Stephen Gates, chief research intelligence analyst from NSFOCUS, told SC Media UK that in the quest to find new means of launching DDoS attacks, hackers have once again found open devices on the Internet running weak protocols that can be exploited for their personal gain.

“However, like any other reflective DDoS attack campaign, the number of available reflectors is of critical importance.  In addition, the amplification factor those reflectors afford is the second stipulation,” he said.

“In this case, the number of open devices on the Internet running CLDAP is relatively small, in comparison to open DNS and NTP reflectors; yet the amplification factor is respectable (~70x).  Surely, this attack technique is new, but it is not the worse seen so far.  This vector will likely be used in combination with other reflective attack techniques, and rarely used on its own.   Until the world’s service providers fully implement BCP-38, similar discoveries and resulting campaigns will continue to plague us all.”

Bogdan Botezatu, senior E-Threat analyst at Bitdefender, told SC that a CLDAP attack is designed around third parties: an entity running a misconfigured instance of CLDAP, a victim and an attacker.

“The attacker would ask the CLDAP infrastructure to retrieve all the users registered in the Active Directory. Because the attacker makes this query look like it was initiated by the victim by replacing the originating IP address with the victim’s, the CLADP service will actually send the answer to the victim,” he said.

“Subsequently, the victim finds itself being bombarded with the information they did not request. If the attacker can harness enough power, the victim’s infrastructure will crash under a load of unsolicited information.”

He said that organisations could deploy strong, restrictive firewall policies for inbound traffic. “Load balancing and specialised hardware can also help organisations absorb the impact,” said Botezatu.


Adam Mudd jailed for two years for creating attack-for-hire business responsible for more than 1.7m breaches worldwide.

A man has been jailed for two years for setting up a computer hacking business that caused chaos worldwide.

Adam Mudd was 16 when he created the Titanium Stresser program, which carried out more than 1.7m attacks on websites including Minecraft, Xbox Live and Microsoft and TeamSpeak, a chat tool for gamers.

He earned the equivalent of more than £386,000 in US dollars and bitcoins from selling the program to cyber criminals.

Mudd pleaded guilty and was sentenced at the Old Bailey. The judge, Michael Topolski QC, noted that Mudd came from a “perfectly respectable and caring family”. He said the effect of Mudd’s crimes had wreaked havoc “from Greenland to New Zealand, from Russia to Chile”.

Topolski said the sentence must have a “real element of deterrent” and refused to suspend the jail term. “I’m entirely satisfied that you knew full well and understood completely this was not a game for fun,” he told Mudd. “It was a serious money-making business and your software was doing exactly what you created it to do.”

Mudd showed no emotion as he was sent to a young offender institution.

During the two-day hearing, Jonathan Polnay, prosecuting, said the effect of Mudd’s hacking program was “truly global”, adding: “Where there are computers, there are attacks – in almost every major city in the world – with hotspots in France, Paris, around the UK.”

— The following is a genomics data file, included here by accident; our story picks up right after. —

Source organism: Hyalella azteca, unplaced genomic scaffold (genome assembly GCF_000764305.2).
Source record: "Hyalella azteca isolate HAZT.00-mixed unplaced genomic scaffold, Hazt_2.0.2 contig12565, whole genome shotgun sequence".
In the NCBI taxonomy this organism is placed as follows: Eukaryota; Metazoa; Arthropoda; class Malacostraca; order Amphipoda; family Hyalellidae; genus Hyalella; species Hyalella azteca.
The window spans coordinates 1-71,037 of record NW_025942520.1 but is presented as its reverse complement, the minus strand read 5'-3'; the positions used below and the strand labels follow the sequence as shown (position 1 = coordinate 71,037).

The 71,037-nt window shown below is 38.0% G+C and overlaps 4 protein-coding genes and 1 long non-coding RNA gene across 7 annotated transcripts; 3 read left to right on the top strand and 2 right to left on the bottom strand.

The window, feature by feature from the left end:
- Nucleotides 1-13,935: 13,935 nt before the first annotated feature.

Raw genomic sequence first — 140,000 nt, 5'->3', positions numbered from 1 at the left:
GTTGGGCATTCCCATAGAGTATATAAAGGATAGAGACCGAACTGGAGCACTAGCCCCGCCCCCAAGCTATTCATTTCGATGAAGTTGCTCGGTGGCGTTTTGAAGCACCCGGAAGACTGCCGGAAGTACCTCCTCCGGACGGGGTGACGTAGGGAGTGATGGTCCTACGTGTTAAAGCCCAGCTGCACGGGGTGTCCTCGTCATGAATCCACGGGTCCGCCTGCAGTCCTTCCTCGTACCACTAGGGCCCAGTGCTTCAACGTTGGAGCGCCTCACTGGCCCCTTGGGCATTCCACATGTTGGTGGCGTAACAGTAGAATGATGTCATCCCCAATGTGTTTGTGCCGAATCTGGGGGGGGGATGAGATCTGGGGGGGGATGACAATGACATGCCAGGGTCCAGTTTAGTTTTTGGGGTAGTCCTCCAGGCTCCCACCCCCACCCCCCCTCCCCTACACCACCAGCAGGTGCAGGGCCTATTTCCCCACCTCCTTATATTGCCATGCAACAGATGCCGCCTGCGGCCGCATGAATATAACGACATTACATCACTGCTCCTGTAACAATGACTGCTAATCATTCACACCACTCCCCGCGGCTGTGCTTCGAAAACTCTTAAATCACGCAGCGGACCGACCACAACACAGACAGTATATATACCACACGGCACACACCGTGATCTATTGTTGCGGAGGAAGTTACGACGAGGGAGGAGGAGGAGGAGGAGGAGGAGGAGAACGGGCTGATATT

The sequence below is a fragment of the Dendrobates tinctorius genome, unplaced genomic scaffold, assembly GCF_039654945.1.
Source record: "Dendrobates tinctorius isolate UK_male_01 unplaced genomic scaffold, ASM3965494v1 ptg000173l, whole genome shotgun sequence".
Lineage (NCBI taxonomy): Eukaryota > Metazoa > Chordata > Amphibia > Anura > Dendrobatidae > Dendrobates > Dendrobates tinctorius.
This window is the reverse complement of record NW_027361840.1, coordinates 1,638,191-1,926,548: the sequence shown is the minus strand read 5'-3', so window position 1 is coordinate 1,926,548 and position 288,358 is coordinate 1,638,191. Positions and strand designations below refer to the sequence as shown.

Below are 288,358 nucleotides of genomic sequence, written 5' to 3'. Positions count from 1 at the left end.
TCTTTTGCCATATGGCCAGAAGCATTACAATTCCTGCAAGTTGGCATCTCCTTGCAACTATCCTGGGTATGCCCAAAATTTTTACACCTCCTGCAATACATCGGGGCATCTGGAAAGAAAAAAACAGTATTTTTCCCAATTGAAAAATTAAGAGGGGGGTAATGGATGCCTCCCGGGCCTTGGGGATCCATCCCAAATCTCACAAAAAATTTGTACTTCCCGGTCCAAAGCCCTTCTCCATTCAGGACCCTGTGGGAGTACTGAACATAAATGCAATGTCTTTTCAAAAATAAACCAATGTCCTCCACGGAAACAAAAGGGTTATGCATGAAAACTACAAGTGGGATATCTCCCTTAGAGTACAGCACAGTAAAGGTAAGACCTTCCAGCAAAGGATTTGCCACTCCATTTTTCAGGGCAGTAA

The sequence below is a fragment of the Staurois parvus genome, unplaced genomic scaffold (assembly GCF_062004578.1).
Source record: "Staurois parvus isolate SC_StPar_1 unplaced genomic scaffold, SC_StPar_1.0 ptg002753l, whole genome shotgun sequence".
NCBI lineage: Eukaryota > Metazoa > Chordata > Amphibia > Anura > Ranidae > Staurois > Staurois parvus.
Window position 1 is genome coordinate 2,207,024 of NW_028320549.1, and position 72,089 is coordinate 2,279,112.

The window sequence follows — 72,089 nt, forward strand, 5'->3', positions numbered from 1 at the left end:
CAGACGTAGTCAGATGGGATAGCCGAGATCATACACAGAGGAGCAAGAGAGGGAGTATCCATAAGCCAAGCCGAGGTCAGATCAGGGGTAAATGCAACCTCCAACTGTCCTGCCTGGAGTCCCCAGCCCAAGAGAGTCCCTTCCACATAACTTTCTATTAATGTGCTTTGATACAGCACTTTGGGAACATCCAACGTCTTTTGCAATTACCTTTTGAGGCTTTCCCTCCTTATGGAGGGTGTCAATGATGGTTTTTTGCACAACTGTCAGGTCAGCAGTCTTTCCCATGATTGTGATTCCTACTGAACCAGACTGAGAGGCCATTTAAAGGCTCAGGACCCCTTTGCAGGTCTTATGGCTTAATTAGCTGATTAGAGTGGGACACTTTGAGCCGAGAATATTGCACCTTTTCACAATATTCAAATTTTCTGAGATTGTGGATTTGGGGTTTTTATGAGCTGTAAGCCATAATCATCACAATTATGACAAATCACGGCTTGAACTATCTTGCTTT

The court heard that Mudd, who lived with his parents, had previously undiagnosed Asperger syndrome and was more interested in status in the online gaming community than the money.

The court heard that the defendant, now 20, carried out 594 of the distributed denial of service (DDoS) attacks against 181 IP addresses between December 2013 and March 2015.

He has admitted to security breaches against his college while he was studying computer science. The attacks on West Herts College crashed the network, cost about £2,000 to investigate and caused “incalculable” damage to productivity, the court heard.

On one occasion in 2014, the college hacking affected 70 other schools and colleges, including Cambridge, Essex and East Anglia universities as well as local councils.

Mudd’s explanation for one of the attacks was that he had reported being mugged to the college but claimed no action was taken.

Polnay said there were more than 112,000 registered users of Mudd’s program who hacked about 666,000 IP addresses. Of those, nearly 53,000 were in the UK.

Among the targets was the fantasy game RuneScape, which had 25,000 attacks. Its owner company spent £6m trying to defend itself against DDoS attacks, with a revenue loss of £184,000.

The court heard that Mudd created Titanium Stresser in September 2013 using a fake name and address in Manchester. He offered a variety of payment plans to his customers, including discounts for bulk purchases of up to $309.99 for 30,000 seconds over five years as well as a refer-a-friend scheme.

Polnay said: “This is a young man who lived at home. This is not a lavish lifestyle case. The motivation around this we tend to agree is about status. The money-making is by the by.”

When he was arrested in March 2015, Mudd was in his bedroom on his computer, which he refused to unlock before his father intervened.

Mudd, from Kings Langley in Hertfordshire, pleaded guilty to one count of committing unauthorised acts with intent to impair the operation of computers; one count of making, supplying or offering to supply an article for use in an offence contrary to the Computer Misuse Act; and one
count of concealing criminal property.

Ben Cooper, defending, appealed for his client to be given a suspended sentence. He said Mudd had been “sucked into” the cyber world of online gaming and was “lost in an alternate reality” after withdrawing from school because of bullying.

Mudd, who was expelled from college and now works as a kitchen porter, had been offline for two years, which was a form of punishment for any computer-obsessed teenager, Cooper said.

The “bright and high-functioning” defendant understood what he did was wrong but at the time he lacked empathy due to his medical condition, the court heard.

Cooper said: “This was an unhappy period for Mr Mudd, during which he suffered greatly. This is someone seeking friendship and status within the gaming community.”

But the judge said: “I have a duty to the public who are worried about this, threatened by this, damaged by this all the time … It’s terrifying.”